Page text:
Stress and depression may weaken your immune response to COVID vaccines, studies show

Both available coronavirus vaccines have been shown to be highly effective at preventing infection during clinical trials, but a new review of nearly 50 studies on other vaccines suggests people’s mood and overall well-being play a role in how well their body’s respond to the COVID-19 shot.

Specifically, feelings of stress, depression and anxiety, as well as poor health, can negatively affect a person’s immune response to a vaccine.

These consequences can include a delay in the production of antibodies following vaccination, a reduction in how long immunity lasts and a more intense experience with side effects such as fatigue and muscle soreness.

The research team reviewed 49 studies on a variety of vaccines such as those for influenza, hepatitis B, typhoid and pneumonia dating back 30 years. They found consistent findings across different shots, suggesting to the researchers that they apply to the COVID-19 vaccines, as well.

Negative feelings and behaviors can hamper immune systems from working properly because they can produce loads of the hormone cortisol, which can “open the door” for inflammation, said Dr. Leonard Calabrese, a clinical immunologist with the Cleveland Clinic, who was not involved in the new study.

Stress can also lower the body’s lymphocytes — white blood cells that fight infections — increasing someone’s chances of getting sick.

A pandemic of hardships

Experts worry that ongoing job loss, isolation, economic stressors and other hardships brought on by the pandemic are fueling a mental health crisis that has the potential to weaken vaccine efficacy, “particularly among the elderly,” according to the non-peer reviewed study to be published in the journal Perspectives on Psychological Science.

“When we think of vaccine efficacy, we often think of the vaccine itself. My motivation was to draw attention to the fact that we bring important factors to the table as well — and those factors are modifiable,” study lead author Annelise Madison, a clinical psychology graduate student at The Ohio State University, said in a news release.

Managing stress with exercise, meditation, proper sleep and a healthy diet can help “ensure that the best and strongest immune response happens as quickly as possible” following vaccination.

The researchers also say now may be a good time for people with depression to seek professional help, if needed, as COVID-19 vaccines become more available across the country.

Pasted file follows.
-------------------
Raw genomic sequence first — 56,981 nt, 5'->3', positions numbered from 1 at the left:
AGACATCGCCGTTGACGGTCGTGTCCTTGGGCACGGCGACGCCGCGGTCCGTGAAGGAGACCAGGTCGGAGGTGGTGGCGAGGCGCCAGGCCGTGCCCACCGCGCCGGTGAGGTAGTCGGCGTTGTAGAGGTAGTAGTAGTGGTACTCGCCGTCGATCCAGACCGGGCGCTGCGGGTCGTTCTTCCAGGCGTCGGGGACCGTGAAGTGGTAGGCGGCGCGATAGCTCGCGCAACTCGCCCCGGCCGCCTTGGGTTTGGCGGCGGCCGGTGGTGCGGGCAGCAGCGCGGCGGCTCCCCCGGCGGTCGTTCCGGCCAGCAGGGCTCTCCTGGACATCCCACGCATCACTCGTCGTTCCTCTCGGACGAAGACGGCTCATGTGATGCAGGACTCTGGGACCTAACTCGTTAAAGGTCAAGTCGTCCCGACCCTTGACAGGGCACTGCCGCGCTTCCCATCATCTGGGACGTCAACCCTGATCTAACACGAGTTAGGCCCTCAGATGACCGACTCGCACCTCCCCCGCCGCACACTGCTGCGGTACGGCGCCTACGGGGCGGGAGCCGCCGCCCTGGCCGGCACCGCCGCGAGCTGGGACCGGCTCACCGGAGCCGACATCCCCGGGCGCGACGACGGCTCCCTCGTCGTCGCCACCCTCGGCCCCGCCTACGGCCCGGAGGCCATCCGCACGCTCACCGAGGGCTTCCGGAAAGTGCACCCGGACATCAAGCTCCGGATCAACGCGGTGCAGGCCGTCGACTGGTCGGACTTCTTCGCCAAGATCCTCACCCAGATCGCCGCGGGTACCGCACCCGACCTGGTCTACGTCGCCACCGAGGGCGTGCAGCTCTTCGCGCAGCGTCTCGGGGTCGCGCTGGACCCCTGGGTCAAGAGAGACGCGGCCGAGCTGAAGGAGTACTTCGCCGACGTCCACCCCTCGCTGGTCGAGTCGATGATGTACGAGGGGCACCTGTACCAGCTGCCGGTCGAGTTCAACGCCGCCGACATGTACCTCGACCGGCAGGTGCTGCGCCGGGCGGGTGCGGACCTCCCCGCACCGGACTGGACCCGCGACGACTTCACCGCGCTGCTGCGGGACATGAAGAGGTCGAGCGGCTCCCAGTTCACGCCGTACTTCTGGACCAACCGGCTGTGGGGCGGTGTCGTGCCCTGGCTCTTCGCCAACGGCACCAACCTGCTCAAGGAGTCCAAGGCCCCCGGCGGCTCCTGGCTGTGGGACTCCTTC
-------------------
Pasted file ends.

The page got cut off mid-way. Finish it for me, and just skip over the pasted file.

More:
“I know it can be difficult day in and day out during the pandemic to keep prioritizing things we know we should do,” Madison said. “But we could use this time as a wake-up call. These are important health behaviors to keep engaging in, especially as we’re preparing to get vaccinated — which is a really good thing.”

A vaccine’s ‘Achilles heel’

Included in the review was a study of medical students’ response to the hepatitis B vaccine, according to the release. All participants developed antibodies, but those who were more stressed or anxious took longer to produce them.

A separate paper showed that antibodies to the pneumonia vaccine in older adults who cared for spouses with dementia and deemed “chronically stressed” disappeared more quickly than those in non-stressed adults.

Another study published in 2017 found that only positive mood over negativity, physical activity, diet and sleep predicted how well older adults responded to their influenza vaccine, based on higher levels of antibody production.

“Vaccinations are an incredibly effective way of reducing the likelihood of catching infectious diseases. But their Achilles heel is that their ability to protect against disease is affected by how well an individual’s immune system works,” study author Kavita Vedhara, a health psychology professor at the University of Nottingham in England, said in a news release.

“We have known for many years that a number of psychological and behavioral factors such as stress, physical activity and diet influence how well the immune system works and these factors have also been shown to influence how well vaccines protect against disease,” Vedhara added.

Research has also shown that getting good sleep the night before a vaccination can improve a person’s immune response to it.

University of California, Berkeley sleep specialist Matthew Walker told CNN in October that poor sleep in the week before getting a flu shot “can lead to the production of less than 50% of the normal antibody response — a reaction that would render the flu shot largely ineffective.”

Originally published January 14, 2021, 4:59 PM

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